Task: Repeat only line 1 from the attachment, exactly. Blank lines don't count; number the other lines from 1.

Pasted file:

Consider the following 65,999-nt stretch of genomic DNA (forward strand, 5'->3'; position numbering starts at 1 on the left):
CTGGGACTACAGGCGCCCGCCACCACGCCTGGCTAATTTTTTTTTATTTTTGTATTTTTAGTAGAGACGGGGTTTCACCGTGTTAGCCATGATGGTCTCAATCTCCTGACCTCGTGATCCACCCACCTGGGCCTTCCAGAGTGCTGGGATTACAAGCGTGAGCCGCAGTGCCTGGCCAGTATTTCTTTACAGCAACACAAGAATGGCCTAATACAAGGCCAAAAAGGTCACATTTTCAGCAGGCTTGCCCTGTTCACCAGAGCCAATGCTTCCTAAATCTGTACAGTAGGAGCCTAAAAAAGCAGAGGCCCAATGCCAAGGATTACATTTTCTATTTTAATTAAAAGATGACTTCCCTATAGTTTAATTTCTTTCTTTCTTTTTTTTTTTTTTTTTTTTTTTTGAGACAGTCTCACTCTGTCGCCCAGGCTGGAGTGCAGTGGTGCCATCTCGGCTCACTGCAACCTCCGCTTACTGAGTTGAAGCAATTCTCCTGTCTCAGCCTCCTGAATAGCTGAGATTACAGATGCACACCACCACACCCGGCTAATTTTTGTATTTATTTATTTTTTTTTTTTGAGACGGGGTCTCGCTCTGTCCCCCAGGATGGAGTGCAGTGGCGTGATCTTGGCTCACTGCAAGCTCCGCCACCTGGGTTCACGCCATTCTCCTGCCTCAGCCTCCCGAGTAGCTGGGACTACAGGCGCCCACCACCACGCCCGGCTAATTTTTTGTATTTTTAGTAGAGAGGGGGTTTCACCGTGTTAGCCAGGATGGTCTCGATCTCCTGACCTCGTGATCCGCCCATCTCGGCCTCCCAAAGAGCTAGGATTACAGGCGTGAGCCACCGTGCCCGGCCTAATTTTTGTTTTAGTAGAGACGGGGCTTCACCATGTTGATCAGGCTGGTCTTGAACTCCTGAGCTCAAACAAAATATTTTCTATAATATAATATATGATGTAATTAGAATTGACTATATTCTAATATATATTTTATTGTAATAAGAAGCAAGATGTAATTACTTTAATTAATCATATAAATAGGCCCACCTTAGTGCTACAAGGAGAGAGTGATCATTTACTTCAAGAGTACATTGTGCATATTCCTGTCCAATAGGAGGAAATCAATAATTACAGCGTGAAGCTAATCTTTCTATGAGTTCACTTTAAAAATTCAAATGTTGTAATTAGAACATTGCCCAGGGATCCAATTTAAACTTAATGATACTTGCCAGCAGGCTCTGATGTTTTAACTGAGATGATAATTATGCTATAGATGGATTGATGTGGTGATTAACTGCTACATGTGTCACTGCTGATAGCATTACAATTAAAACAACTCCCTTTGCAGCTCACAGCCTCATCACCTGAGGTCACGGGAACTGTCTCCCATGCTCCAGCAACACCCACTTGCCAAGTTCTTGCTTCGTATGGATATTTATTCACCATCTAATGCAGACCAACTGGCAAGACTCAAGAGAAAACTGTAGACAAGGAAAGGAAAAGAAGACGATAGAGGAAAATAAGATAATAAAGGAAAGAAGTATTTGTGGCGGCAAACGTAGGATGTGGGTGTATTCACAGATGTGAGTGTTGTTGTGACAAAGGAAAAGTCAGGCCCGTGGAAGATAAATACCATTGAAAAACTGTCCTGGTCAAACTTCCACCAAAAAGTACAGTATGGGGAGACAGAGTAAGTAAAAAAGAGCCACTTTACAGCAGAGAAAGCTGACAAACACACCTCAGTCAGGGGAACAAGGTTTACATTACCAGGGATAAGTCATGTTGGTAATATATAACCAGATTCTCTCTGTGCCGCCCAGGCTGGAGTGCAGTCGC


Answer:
Consider the following 65,999-nt stretch of genomic DNA (forward strand, 5'->3'; position numbering starts at 1 on the left):